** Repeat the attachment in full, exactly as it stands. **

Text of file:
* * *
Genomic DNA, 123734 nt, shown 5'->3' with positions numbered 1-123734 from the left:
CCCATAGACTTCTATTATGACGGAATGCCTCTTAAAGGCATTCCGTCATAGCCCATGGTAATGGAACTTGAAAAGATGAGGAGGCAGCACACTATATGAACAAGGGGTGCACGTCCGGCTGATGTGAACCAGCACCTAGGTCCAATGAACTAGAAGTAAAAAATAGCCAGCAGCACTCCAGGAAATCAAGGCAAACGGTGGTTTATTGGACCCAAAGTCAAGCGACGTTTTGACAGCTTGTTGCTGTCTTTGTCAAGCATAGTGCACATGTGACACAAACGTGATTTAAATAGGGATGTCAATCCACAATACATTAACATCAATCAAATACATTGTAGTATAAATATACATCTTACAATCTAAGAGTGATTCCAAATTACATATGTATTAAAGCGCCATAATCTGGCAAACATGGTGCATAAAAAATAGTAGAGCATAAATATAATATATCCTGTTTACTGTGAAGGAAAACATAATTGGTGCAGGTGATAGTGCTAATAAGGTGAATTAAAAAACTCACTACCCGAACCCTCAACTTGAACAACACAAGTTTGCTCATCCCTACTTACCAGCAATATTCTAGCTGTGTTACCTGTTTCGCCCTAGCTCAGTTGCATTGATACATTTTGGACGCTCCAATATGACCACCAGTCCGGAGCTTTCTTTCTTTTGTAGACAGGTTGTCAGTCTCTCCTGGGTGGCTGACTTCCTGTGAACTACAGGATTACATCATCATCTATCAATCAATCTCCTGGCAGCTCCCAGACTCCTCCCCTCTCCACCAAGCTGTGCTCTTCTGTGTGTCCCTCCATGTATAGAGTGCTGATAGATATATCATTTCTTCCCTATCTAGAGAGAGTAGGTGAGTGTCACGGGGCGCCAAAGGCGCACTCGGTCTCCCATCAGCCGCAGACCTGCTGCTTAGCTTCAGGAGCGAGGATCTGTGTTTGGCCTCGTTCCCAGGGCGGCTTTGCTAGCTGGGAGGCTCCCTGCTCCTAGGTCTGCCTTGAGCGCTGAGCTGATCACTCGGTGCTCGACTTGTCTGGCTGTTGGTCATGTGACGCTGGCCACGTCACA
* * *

Genomic DNA, 123734 nt, shown 5'->3' with positions numbered 1-123734 from the left:
CCCATAGACTTCTATTATGACGGAATGCCTCTTAAAGGCATTCCGTCATAGCCCATGGTAATGGAACTTGAAAAGATGAGGAGGCAGCACACTATATGAACAAGGGGTGCACGTCCGGCTGATGTGAACCAGCACCTAGGTCCAATGAACTAGAAGTAAAAAATAGCCAGCAGCACTCCAGGAAATCAAGGCAAACGGTGGTTTATTGGACCCAAAGTCAAGCGACGTTTTGACAGCTTGTTGCTGTCTTTGTCAAGCATAGTGCACATGTGACACAAACGTGATTTAAATAGGGATGTCAATCCACAATACATTAACATCAATCAAATACATTGTAGTATAAATATACATCTTACAATCTAAGAGTGATTCCAAATTACATATGTATTAAAGCGCCATAATCTGGCAAACATGGTGCATAAAAAATAGTAGAGCATAAATATAATATATCCTGTTTACTGTGAAGGAAAACATAATTGGTGCAGGTGATAGTGCTAATAAGGTGAATTAAAAAACTCACTACCCGAACCCTCAACTTGAACAACACAAGTTTGCTCATCCCTACTTACCAGCAATATTCTAGCTGTGTTACCTGTTTCGCCCTAGCTCAGTTGCATTGATACATTTTGGACGCTCCAATATGACCACCAGTCCGGAGCTTTCTTTCTTTTGTAGACAGGTTGTCAGTCTCTCCTGGGTGGCTGACTTCCTGTGAACTACAGGATTACATCATCATCTATCAATCAATCTCCTGGCAGCTCCCAGACTCCTCCCCTCTCCACCAAGCTGTGCTCTTCTGTGTGTCCCTCCATGTATAGAGTGCTGATAGATATATCATTTCTTCCCTATCTAGAGAGAGTAGGTGAGTGTCACGGGGCGCCAAAGGCGCACTCGGTCTCCCATCAGCCGCAGACCTGCTGCTTAGCTTCAGGAGCGAGGATCTGTGTTTGGCCTCGTTCCCAGGGCGGCTTTGCTAGCTGGGAGGCTCCCTGCTCCTAGGTCTGCCTTGAGCGCTGAGCTGATCACTCGGTGCTCGACTTGTCTGGCTGTTGGTCATGTGACGCTGGCCACGTCACA